The US spends on defense to defend itself from perceived threats from other countries. It does not defend Americans living abroad except those who work for the US government in foreign posts. Even in the rare situations when the US armed forces evacuate Americans from another country, they have to reimburse the US for the cost of the evacuation.
as well as interest on the national debt.
The national debt was created to pay for services to people inside the US.
Clearly American citizens benefit from our embassies and consulates.
Consulate services are not free. Embassies and consulates charge high fees for passports, notarizations, petitions for immigration of relatives, reports of birth, and even renunciation of citizenship.
This includes the significant protection from the United States military through treaties and other international agreements. The U.S. military’s global presence with the worldwide deployment of ground troops and constant patrol of naval warships along commercial shipping lanes ought to be paid for by all citizens who benefit from this protection.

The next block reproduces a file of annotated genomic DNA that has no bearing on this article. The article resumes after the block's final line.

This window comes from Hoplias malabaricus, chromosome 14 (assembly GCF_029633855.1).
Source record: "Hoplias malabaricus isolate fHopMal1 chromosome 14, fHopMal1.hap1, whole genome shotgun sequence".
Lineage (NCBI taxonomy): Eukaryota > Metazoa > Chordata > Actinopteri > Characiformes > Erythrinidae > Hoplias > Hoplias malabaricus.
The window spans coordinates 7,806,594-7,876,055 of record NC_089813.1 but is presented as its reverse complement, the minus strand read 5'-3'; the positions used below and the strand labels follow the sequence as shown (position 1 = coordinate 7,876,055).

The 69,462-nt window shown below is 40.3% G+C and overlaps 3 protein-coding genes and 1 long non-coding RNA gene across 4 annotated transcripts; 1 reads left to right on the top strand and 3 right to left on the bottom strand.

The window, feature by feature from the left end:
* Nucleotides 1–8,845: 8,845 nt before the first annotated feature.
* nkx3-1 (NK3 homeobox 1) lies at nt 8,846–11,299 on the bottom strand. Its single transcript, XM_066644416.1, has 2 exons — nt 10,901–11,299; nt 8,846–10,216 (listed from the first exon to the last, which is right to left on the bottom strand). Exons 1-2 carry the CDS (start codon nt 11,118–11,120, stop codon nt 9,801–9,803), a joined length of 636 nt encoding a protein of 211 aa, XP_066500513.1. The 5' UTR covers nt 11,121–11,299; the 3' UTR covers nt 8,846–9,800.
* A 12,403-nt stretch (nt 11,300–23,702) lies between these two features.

The US keeps ground troops abroad to protect itself, not US citizens abroad. It patrols commercial shipping lanes to protect companies who do international trade. The overwhelming majority of people who benefit from the global protection of the US military are foreigners, and they don’t pay taxes to the US. Most Americans abroad live in stable countries where there is almost no protection of the US military because it is not needed.
Has this guy even ever left the US? He probably doesn’t even own a passport…
@Eric, I don’t understand how on Earth they are going to generate revenue by canceling passports. The idea is to force people to pay taxes by preventing them from leaving the country until they pay, but does anyone actually leave the US to avoid paying taxes? If such people exist, I cannot believe they are so many that their combined unpaid tax would be $743 million in 10 years. How did they come up with these numbers?
I just found something interesting. By far, the country with the largest military spending is the US, in absolute terms. However, as a percentage of GDP, the country with the largest military spending is, surprise, surprise… Eritrea! (As we know, Eritrea is the only other country that taxes the foreign income of its citizens abroad.) The UN estimates that Eritrea collects about a third of its revenue from the diaspora tax, and Eritrea justifies the diaspora tax to pay for its international military spending. According to Tom Coburn’s explanation, the US has the exact same justification.